It seemed easy enough, but we knew it would be an adventure, because we discovered that we were unprepared in just about every way. We’d been unsuccessful in our search for American dollars (of COURSE this is the only way one can pay for a Lao visa at the border with Vietnam). I lost my sheet of passport photos. And we were nursing a worry in the back of our minds that we’d get hassled and overcharged because we’d be overstaying our visas by one day.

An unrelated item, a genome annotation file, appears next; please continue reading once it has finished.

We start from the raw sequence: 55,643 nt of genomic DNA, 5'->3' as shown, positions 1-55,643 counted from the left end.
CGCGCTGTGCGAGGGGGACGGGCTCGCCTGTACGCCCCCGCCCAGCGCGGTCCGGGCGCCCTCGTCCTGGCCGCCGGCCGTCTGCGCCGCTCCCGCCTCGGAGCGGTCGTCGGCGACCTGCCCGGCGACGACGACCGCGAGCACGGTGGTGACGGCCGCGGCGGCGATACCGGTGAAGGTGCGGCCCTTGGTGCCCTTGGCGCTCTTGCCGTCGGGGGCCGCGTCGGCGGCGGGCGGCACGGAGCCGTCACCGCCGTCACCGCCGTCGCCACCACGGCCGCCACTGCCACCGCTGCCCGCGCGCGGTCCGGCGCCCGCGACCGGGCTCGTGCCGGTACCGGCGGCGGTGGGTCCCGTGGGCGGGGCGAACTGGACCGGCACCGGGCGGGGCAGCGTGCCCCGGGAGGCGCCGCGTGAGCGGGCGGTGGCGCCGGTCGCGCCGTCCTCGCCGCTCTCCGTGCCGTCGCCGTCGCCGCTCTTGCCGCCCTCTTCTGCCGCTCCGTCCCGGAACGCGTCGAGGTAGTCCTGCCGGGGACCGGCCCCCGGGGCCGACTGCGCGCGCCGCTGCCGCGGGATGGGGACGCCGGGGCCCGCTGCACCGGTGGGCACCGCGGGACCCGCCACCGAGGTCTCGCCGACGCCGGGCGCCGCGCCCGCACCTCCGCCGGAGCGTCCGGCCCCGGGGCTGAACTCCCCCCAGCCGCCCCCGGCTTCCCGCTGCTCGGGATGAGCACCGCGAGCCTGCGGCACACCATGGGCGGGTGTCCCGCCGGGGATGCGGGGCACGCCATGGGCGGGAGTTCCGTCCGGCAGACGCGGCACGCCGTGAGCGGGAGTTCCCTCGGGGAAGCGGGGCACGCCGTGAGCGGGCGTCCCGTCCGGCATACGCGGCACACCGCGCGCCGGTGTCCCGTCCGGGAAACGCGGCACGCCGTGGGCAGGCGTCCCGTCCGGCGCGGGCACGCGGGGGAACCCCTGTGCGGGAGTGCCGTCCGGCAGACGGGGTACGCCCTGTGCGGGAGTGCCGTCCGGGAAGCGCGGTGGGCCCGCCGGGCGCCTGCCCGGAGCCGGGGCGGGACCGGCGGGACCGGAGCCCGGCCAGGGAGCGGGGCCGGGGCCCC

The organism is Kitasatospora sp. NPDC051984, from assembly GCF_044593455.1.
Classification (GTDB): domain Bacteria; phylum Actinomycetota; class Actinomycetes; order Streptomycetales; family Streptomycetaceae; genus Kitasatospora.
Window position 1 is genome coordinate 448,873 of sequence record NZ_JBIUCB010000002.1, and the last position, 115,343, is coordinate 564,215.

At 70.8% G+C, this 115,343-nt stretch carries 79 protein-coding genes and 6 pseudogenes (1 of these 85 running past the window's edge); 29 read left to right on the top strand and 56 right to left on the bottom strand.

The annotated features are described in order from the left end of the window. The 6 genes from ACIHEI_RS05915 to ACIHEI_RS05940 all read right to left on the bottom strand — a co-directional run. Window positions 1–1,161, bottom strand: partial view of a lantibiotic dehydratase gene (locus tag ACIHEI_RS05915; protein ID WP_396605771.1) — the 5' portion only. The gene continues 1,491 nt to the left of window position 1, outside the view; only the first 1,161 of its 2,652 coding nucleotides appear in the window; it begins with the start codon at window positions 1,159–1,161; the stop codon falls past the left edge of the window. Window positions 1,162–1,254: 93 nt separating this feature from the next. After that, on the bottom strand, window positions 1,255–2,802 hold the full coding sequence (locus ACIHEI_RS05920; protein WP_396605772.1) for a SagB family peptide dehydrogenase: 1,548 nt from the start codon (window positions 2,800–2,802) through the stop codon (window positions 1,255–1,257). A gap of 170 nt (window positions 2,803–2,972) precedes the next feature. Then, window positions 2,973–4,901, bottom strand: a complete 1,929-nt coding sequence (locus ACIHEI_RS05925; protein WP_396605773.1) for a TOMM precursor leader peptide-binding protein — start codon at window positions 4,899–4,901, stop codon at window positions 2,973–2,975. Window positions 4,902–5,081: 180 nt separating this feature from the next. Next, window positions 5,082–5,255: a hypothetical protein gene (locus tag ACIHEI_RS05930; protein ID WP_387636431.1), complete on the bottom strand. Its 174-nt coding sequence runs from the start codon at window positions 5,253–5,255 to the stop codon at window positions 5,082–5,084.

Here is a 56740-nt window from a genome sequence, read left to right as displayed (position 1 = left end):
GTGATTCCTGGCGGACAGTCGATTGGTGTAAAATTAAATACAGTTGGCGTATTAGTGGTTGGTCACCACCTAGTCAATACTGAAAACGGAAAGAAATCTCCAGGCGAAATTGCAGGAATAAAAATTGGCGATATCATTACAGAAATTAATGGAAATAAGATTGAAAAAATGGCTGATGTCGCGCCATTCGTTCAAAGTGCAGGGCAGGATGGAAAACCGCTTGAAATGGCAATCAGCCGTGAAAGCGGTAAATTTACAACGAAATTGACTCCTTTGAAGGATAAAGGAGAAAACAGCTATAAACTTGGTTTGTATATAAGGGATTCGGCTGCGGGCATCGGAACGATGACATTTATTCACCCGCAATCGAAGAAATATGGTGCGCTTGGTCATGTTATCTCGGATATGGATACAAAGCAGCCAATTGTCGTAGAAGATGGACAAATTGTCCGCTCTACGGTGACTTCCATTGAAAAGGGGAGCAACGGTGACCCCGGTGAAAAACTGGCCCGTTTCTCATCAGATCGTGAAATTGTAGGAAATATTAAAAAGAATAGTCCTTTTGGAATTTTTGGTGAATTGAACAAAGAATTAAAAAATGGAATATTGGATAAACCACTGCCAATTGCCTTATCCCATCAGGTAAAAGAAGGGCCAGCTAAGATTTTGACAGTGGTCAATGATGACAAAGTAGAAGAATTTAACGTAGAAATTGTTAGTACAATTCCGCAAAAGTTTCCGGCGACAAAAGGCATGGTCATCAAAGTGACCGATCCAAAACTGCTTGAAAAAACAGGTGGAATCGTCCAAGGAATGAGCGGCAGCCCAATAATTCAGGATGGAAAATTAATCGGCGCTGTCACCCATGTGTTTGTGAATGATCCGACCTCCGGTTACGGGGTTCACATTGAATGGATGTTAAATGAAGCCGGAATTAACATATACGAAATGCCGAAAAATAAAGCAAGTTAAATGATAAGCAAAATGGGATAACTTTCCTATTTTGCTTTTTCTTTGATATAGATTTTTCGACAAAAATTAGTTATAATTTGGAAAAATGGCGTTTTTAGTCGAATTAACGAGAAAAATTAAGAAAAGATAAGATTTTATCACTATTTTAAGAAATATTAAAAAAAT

5 PM rolled around and a guy came to our hotel to collect us. The fact that he rode a motorbike and we had to chase him down the street carrying all of our luggage was a precursor to the way the rest of the trip was going to be, though we didn’t know it yet. We hurried from hostel to hotel to hostel, picking up a few more travelers at each stop for a collective ride to the bus station. A second guy packed us into a van meant for half as many people (below is where I sat on the floor – he had to physically shove me further back to get the door closed) and drove us to a dusty patch of road near the bus station.